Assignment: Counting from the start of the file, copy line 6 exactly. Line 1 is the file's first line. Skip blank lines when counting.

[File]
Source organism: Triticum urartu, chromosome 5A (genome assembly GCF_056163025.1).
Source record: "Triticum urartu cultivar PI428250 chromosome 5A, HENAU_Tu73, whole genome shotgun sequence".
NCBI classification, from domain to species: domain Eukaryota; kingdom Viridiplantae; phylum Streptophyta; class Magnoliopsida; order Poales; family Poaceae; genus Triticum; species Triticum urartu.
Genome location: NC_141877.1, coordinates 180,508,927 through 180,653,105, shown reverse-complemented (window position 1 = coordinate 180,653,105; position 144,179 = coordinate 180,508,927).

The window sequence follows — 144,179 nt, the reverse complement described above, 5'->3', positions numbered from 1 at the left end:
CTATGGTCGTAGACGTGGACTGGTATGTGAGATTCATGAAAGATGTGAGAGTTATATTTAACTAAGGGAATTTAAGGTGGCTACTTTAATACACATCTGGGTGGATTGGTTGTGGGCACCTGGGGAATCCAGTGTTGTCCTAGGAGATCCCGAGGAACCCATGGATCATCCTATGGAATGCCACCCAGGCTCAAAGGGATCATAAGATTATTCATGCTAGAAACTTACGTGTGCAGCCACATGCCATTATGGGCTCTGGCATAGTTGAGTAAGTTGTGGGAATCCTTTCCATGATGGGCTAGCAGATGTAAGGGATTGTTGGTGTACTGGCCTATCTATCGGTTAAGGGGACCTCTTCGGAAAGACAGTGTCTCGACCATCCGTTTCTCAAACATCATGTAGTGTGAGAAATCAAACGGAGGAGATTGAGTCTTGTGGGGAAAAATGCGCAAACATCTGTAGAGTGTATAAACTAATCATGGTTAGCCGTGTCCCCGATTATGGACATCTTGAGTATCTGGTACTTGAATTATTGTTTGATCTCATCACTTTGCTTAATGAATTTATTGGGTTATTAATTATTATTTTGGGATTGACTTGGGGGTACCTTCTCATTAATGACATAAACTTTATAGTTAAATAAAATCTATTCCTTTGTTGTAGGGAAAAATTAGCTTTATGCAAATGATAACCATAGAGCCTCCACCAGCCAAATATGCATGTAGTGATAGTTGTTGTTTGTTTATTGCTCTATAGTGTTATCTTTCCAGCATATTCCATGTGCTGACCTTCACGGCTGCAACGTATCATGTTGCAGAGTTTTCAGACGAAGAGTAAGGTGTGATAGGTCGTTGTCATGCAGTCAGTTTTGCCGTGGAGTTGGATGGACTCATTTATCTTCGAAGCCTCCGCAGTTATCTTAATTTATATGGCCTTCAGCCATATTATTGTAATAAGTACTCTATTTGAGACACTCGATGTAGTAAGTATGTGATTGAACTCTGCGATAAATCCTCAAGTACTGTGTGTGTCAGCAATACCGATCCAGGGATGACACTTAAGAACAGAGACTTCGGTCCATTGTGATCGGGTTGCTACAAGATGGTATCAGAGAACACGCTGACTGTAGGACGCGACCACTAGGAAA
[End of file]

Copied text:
CTATGGTCGTAGACGTGGACTGGTATGTGAGATTCATGAAAGATGTGAGAGTTATATTTAACTAAGGGAATTTAAGGTGGCTACTTTAATACACATCTGGGTGGATTGGTTGTGGGCACCTGGGGAATCCAGTGTTGTCCTAGGAGATCCCGAGGAACCCATGGATCATCCTATGGAATGCCACCCAGGCTCAAAGGGATCATAAGATTATTCATGCTAGAAACTTACGTGTGCAGCCACATGCCATTATGGGCTCTGGCATAGTTGAGTAAGTTGTGGGAATCCTTTCCATGATGGGCTAGCAGATGTAAGGGATTGTTGGTGTACTGGCCTATCTATCGGTTAAGGGGACCTCTTCGGAAAGACAGTGTCTCGACCATCCGTTTCTCAAACATCATGTAGTGTGAGAAATCAAACGGAGGAGATTGAGTCTTGTGGGGAAAAATGCGCAAACATCTGTAGAGTGTATAAACTAATCATGGTTAGCCGTGTCCCCGATTATGGACATCTTGAGTATCTGGTACTTGAATTATTGTTTGATCTCATCACTTTGCTTAATGAATTTATTGGGTTATTAATTATTATTTTGGGATTGACTTGGGGGTACCTTCTCATTAATGACATAAACTTTATAGTTAAATAAAATCTATTCCTTTGTTGTAGGGAAAAATTAGCTTTATGCAAATGATAACCATAGAGCCTCCACCAGCCAAATATGCATGTAGTGATAGTTGTTGTTTGTTTATTGCTCTATAGTGTTATCTTTCCAGCATATTCCATGTGCTGACCTTCACGGCTGCAACGTATCATGTTGCAGAGTTTTCAGACGAAGAGTAAGGTGTGATAGGTCGTTGTCATGCAGTCAGTTTTGCCGTGGAGTTGGATGGACTCATTTATCTTCGAAGCCTCCGCAGTTATCTTAATTTATATGGCCTTCAGCCATATTATTGTAATAAGTACTCTATTTGAGACACTCGATGTAGTAAGTATGTGATTGAACTCTGCGATAAATCCTCAAGTACTGTGTGTGTCAGCAATACCGATCCAGGGATGACACTTAAGAACAGAGACTTCGGTCCATTGTGATCGGGTTGCTACAAGATGGTATCAGAGAACACGCTGACTGTAGGACGCGACCACTAGGAAA